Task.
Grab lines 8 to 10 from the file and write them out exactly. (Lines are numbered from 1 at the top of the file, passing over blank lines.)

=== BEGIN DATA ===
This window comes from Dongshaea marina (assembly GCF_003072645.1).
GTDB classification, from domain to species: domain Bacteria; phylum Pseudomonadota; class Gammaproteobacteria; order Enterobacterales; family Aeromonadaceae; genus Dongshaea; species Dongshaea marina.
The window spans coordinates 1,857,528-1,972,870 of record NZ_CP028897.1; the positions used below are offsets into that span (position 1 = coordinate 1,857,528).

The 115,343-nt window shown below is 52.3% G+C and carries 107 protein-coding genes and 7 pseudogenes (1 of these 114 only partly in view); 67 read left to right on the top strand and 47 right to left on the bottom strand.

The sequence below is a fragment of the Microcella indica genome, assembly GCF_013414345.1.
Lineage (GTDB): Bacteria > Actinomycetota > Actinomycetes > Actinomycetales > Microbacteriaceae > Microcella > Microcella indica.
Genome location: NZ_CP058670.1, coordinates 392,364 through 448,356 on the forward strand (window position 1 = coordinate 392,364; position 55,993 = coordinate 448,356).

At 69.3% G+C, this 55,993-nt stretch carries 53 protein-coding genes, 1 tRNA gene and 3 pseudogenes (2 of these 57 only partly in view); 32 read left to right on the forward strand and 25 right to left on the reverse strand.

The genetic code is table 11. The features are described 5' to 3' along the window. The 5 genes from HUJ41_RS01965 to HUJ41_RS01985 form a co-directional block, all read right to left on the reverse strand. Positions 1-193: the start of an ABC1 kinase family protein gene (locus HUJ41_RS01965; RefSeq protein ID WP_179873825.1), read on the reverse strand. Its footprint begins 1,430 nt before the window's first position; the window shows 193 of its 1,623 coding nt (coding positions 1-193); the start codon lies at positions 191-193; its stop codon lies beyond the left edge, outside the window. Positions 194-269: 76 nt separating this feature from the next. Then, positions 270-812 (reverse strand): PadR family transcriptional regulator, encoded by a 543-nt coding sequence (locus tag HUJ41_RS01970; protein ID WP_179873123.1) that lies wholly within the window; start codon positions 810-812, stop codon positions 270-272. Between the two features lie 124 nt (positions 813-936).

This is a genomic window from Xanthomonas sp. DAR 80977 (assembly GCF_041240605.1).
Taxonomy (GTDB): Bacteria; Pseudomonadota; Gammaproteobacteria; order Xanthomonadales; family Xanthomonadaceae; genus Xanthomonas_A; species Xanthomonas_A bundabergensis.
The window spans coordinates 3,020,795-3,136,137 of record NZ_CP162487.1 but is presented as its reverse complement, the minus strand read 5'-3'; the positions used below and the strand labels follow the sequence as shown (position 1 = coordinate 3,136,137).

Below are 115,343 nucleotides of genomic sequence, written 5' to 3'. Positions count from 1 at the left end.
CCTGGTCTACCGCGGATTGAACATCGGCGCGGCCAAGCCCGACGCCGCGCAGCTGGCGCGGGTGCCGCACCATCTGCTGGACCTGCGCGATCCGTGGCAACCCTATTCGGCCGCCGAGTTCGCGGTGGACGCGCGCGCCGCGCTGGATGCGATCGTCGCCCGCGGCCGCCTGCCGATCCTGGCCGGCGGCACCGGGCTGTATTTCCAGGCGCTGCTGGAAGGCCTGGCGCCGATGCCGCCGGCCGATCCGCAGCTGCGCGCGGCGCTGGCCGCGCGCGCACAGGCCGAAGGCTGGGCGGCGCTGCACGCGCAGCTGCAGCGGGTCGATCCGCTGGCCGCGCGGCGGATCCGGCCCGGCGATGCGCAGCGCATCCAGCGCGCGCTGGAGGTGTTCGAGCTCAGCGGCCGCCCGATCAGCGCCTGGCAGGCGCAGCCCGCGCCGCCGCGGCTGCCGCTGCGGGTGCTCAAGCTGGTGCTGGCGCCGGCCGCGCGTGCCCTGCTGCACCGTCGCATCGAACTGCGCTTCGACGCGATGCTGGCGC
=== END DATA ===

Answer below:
At 69.3% G+C, this 55,993-nt stretch carries 53 protein-coding genes, 1 tRNA gene and 3 pseudogenes (2 of these 57 only partly in view); 32 read left to right on the forward strand and 25 right to left on the reverse strand.

The genetic code is table 11. The features are described 5' to 3' along the window. The 5 genes from HUJ41_RS01965 to HUJ41_RS01985 form a co-directional block, all read right to left on the reverse strand. Positions 1-193: the start of an ABC1 kinase family protein gene (locus HUJ41_RS01965; RefSeq protein ID WP_179873825.1), read on the reverse strand. Its footprint begins 1,430 nt before the window's first position; the window shows 193 of its 1,623 coding nt (coding positions 1-193); the start codon lies at positions 191-193; its stop codon lies beyond the left edge, outside the window. Positions 194-269: 76 nt separating this feature from the next. Then, positions 270-812 (reverse strand): PadR family transcriptional regulator, encoded by a 543-nt coding sequence (locus tag HUJ41_RS01970; protein ID WP_179873123.1) that lies wholly within the window; start codon positions 810-812, stop codon positions 270-272. Between the two features lie 124 nt (positions 813-936).

This is a genomic window from Xanthomonas sp. DAR 80977 (assembly GCF_041240605.1).